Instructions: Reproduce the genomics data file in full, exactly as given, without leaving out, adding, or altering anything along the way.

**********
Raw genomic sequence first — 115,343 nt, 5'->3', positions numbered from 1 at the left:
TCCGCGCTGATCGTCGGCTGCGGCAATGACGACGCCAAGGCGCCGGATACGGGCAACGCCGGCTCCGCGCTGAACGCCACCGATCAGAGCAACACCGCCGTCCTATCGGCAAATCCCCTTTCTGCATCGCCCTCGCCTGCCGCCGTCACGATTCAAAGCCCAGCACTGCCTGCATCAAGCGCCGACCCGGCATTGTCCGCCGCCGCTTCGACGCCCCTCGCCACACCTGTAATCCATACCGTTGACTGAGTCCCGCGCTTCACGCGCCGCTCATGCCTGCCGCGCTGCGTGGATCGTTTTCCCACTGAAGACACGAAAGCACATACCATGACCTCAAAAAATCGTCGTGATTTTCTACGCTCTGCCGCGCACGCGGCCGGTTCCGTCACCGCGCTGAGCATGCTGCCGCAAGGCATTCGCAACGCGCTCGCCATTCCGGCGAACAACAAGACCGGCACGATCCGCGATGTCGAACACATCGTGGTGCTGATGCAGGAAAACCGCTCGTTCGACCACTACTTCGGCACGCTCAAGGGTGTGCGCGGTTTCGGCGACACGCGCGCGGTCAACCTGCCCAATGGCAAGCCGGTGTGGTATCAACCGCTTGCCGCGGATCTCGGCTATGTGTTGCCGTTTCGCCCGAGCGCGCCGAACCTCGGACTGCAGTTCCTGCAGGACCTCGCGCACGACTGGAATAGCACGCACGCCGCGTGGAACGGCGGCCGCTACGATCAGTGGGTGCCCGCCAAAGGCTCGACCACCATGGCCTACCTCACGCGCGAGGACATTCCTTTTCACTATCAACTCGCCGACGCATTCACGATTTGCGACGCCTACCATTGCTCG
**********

Raw genomic sequence first — 115,343 nt, 5'->3', positions numbered from 1 at the left:
TCCGCGCTGATCGTCGGCTGCGGCAATGACGACGCCAAGGCGCCGGATACGGGCAACGCCGGCTCCGCGCTGAACGCCACCGATCAGAGCAACACCGCCGTCCTATCGGCAAATCCCCTTTCTGCATCGCCCTCGCCTGCCGCCGTCACGATTCAAAGCCCAGCACTGCCTGCATCAAGCGCCGACCCGGCATTGTCCGCCGCCGCTTCGACGCCCCTCGCCACACCTGTAATCCATACCGTTGACTGAGTCCCGCGCTTCACGCGCCGCTCATGCCTGCCGCGCTGCGTGGATCGTTTTCCCACTGAAGACACGAAAGCACATACCATGACCTCAAAAAATCGTCGTGATTTTCTACGCTCTGCCGCGCACGCGGCCGGTTCCGTCACCGCGCTGAGCATGCTGCCGCAAGGCATTCGCAACGCGCTCGCCATTCCGGCGAACAACAAGACCGGCACGATCCGCGATGTCGAACACATCGTGGTGCTGATGCAGGAAAACCGCTCGTTCGACCACTACTTCGGCACGCTCAAGGGTGTGCGCGGTTTCGGCGACACGCGCGCGGTCAACCTGCCCAATGGCAAGCCGGTGTGGTATCAACCGCTTGCCGCGGATCTCGGCTATGTGTTGCCGTTTCGCCCGAGCGCGCCGAACCTCGGACTGCAGTTCCTGCAGGACCTCGCGCACGACTGGAATAGCACGCACGCCGCGTGGAACGGCGGCCGCTACGATCAGTGGGTGCCCGCCAAAGGCTCGACCACCATGGCCTACCTCACGCGCGAGGACATTCCTTTTCACTATCAACTCGCCGACGCATTCACGATTTGCGACGCCTACCATTGCTCG